Every human being is born with a powerful empathic impulse. Except under the direst circumstances, it begins to flower in the first few years of life. Even toddlers feel concern for other toddlers and will seek to comfort each other. Empathy is so inherent in human nature, I have seen it flourish in some of the most abused children I have known in my work as a psychiatrist.
Consider why we have these large frontal lobes that fill the anterior portion of our skulls. They weren’t developed to build technology or even to create art–there was little or none of that at the time 100,000 years ago when we reached our current biological state. Our frontal lobes developed as a part of our becoming sensitive social human beings capable of caring, cooperation and communicating verbally with each other.
Whether you believe in Darwinian evolution, Intelligent Design, or a combination of both, these frontal lobes of ours give us the biological capacity to express the highest ethical, psychological and spiritual ideals, including our yearning for life, liberty and the pursuit of happiness in a responsible fashion. Psychiatric drugs suppress that biological capacity, putting a chemical barrier into place that divides us from ourselves and from others. Psychiatric diagnoses which justify these drugs further the alienation from our real selves and from others.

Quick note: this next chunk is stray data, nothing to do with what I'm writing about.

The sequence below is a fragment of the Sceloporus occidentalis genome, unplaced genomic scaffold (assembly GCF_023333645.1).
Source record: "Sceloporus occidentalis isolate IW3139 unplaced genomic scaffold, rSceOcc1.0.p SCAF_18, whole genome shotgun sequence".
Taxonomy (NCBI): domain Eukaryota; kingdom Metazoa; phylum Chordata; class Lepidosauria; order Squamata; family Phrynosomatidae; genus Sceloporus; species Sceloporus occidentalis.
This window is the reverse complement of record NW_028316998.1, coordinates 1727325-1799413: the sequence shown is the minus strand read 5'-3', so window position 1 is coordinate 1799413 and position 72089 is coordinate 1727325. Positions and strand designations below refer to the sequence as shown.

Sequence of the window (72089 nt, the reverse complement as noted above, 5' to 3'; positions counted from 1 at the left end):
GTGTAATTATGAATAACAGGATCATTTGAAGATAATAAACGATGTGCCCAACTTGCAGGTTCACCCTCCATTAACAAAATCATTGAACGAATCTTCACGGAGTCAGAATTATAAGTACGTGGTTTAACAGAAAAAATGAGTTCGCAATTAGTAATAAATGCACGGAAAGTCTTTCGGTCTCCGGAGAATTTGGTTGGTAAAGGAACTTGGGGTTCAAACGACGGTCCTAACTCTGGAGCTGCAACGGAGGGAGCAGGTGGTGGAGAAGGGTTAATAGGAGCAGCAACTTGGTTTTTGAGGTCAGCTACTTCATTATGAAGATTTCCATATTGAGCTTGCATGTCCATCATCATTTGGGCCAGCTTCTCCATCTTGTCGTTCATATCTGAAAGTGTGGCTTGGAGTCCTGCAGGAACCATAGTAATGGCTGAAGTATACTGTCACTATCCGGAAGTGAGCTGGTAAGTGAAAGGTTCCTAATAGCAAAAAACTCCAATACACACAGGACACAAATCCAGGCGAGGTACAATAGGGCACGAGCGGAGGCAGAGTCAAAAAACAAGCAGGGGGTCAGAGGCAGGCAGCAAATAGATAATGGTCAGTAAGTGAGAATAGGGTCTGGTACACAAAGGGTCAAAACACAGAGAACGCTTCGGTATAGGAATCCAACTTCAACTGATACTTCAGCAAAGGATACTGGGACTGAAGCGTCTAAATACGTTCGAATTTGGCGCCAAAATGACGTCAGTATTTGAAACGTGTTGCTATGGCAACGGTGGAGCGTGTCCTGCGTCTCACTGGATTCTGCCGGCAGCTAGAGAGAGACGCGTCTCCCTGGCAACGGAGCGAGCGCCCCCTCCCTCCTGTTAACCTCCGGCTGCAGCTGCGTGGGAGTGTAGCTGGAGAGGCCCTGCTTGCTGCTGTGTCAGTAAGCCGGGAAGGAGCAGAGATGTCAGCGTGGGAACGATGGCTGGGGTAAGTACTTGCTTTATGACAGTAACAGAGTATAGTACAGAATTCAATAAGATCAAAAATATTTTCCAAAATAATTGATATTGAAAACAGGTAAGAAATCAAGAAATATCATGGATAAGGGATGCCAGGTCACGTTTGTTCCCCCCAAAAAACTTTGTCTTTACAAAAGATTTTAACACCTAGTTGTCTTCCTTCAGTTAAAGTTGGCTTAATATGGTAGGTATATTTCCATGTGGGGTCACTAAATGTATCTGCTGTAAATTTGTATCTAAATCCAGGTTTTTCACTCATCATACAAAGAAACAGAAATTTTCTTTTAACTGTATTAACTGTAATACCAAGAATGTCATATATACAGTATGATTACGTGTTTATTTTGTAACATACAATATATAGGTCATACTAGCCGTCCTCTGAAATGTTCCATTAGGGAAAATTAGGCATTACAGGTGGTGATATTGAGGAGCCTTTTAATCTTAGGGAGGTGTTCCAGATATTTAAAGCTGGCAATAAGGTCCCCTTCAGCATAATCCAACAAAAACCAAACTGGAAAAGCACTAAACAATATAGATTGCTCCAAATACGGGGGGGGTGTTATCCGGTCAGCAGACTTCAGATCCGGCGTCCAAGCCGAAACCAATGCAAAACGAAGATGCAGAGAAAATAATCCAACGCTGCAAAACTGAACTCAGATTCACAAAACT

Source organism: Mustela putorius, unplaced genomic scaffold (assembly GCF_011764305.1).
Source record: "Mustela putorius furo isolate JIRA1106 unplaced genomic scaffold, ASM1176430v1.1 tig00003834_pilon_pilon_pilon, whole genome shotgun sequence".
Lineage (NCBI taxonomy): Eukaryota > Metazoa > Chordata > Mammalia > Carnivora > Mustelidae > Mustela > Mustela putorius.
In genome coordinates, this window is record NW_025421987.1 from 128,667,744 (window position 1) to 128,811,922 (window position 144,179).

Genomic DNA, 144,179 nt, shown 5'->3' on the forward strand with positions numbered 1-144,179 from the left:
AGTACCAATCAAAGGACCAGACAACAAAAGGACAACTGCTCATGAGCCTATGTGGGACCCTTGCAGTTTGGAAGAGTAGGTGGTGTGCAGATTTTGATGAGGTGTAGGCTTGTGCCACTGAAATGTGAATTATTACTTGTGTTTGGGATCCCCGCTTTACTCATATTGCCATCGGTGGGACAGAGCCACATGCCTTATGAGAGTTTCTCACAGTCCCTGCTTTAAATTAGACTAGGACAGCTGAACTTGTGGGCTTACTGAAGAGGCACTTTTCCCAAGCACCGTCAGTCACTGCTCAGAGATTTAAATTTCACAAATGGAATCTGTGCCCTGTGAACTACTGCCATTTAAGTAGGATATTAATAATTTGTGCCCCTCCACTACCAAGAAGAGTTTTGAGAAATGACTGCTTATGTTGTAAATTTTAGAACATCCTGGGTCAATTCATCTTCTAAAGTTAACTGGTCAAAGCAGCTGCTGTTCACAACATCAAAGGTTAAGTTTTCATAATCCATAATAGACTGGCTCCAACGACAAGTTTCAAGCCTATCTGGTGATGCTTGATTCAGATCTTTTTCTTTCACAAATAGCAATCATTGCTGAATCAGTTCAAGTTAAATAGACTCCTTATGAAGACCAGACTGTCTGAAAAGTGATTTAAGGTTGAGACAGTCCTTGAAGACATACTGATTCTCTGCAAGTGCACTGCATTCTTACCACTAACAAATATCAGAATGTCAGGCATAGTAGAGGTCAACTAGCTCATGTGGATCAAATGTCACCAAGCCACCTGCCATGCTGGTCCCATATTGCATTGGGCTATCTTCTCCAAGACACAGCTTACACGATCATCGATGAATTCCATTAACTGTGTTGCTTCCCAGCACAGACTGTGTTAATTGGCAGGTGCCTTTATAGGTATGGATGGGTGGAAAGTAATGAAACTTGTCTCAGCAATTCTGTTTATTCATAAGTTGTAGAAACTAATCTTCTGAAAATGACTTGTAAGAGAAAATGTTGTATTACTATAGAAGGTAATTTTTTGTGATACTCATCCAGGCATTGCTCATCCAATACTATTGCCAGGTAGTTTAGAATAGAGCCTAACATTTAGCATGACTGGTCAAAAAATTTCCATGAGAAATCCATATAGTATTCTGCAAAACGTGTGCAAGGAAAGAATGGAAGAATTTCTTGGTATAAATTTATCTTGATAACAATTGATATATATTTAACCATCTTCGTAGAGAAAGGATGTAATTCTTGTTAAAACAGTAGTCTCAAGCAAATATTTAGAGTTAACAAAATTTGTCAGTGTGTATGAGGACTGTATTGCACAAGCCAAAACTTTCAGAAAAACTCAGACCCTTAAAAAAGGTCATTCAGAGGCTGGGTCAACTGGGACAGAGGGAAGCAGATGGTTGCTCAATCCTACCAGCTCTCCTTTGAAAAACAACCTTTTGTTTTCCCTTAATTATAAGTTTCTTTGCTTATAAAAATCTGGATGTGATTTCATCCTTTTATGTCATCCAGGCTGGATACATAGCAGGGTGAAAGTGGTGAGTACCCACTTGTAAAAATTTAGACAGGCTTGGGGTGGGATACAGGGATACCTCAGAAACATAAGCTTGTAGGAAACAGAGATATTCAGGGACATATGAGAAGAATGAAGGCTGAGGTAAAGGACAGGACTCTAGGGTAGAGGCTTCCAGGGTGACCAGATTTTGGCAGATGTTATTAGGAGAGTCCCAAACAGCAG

As the recent New York Times story confirms, most psychiatrists don’t even do psychotherapy anymore; they simply diagnose and drug. As I first described in Toxic Psychiatry, medically-oriented mental health professionals have become remote from their patients whom they now seek to manipulate chemically rather than to know personally.
In the field we call mental health, the rampant diagnosing, drugging, and incarcerating of those we seek to help must be replaced by practices that encourage responsibility and freedom rather than compliance and docility. By working directly in the field of ethical human services and sciences, we can become a leading part in the grassroots movement we call the Empathic Transformation.
All over the world, those of us who practice the healing arts–physical, psychological and spiritual–are seeing the need to join together to further humanity’s empathic transformation–to transform the old ways into something better and even grander, into practices embedded in and imbued with empathy.